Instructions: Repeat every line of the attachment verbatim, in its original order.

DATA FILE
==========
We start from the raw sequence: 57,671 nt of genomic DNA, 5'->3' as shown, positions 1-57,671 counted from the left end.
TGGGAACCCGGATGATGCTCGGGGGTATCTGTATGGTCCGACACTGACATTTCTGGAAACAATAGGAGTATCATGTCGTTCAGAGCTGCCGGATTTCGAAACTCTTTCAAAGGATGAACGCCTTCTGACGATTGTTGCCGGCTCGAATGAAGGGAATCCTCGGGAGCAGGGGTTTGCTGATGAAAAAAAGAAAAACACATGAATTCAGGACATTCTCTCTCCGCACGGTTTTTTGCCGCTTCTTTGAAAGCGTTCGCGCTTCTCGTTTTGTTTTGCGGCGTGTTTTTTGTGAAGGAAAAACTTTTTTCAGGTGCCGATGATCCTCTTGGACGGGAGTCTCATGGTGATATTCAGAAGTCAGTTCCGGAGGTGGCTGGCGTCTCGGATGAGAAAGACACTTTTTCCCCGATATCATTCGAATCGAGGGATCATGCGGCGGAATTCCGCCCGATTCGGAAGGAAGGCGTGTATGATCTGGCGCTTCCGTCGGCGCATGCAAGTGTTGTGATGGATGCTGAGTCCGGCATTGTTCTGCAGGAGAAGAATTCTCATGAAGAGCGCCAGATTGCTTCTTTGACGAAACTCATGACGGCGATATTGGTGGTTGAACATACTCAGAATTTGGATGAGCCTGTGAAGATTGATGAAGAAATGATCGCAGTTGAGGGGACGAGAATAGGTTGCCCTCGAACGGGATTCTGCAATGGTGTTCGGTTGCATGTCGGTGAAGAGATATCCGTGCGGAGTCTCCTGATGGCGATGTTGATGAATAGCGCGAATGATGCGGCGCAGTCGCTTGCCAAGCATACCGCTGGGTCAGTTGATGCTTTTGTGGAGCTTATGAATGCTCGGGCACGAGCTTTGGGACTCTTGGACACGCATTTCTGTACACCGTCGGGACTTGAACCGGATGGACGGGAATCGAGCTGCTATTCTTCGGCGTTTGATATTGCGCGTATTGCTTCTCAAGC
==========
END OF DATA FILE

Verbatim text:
We start from the raw sequence: 57,671 nt of genomic DNA, 5'->3' as shown, positions 1-57,671 counted from the left end.
TGGGAACCCGGATGATGCTCGGGGGTATCTGTATGGTCCGACACTGACATTTCTGGAAACAATAGGAGTATCATGTCGTTCAGAGCTGCCGGATTTCGAAACTCTTTCAAAGGATGAACGCCTTCTGACGATTGTTGCCGGCTCGAATGAAGGGAATCCTCGGGAGCAGGGGTTTGCTGATGAAAAAAAGAAAAACACATGAATTCAGGACATTCTCTCTCCGCACGGTTTTTTGCCGCTTCTTTGAAAGCGTTCGCGCTTCTCGTTTTGTTTTGCGGCGTGTTTTTTGTGAAGGAAAAACTTTTTTCAGGTGCCGATGATCCTCTTGGACGGGAGTCTCATGGTGATATTCAGAAGTCAGTTCCGGAGGTGGCTGGCGTCTCGGATGAGAAAGACACTTTTTCCCCGATATCATTCGAATCGAGGGATCATGCGGCGGAATTCCGCCCGATTCGGAAGGAAGGCGTGTATGATCTGGCGCTTCCGTCGGCGCATGCAAGTGTTGTGATGGATGCTGAGTCCGGCATTGTTCTGCAGGAGAAGAATTCTCATGAAGAGCGCCAGATTGCTTCTTTGACGAAACTCATGACGGCGATATTGGTGGTTGAACATACTCAGAATTTGGATGAGCCTGTGAAGATTGATGAAGAAATGATCGCAGTTGAGGGGACGAGAATAGGTTGCCCTCGAACGGGATTCTGCAATGGTGTTCGGTTGCATGTCGGTGAAGAGATATCCGTGCGGAGTCTCCTGATGGCGATGTTGATGAATAGCGCGAATGATGCGGCGCAGTCGCTTGCCAAGCATACCGCTGGGTCAGTTGATGCTTTTGTGGAGCTTATGAATGCTCGGGCACGAGCTTTGGGACTCTTGGACACGCATTTCTGTACACCGTCGGGACTTGAACCGGATGGACGGGAATCGAGCTGCTATTCTTCGGCGTTTGATATTGCGCGTATTGCTTCTCAAGC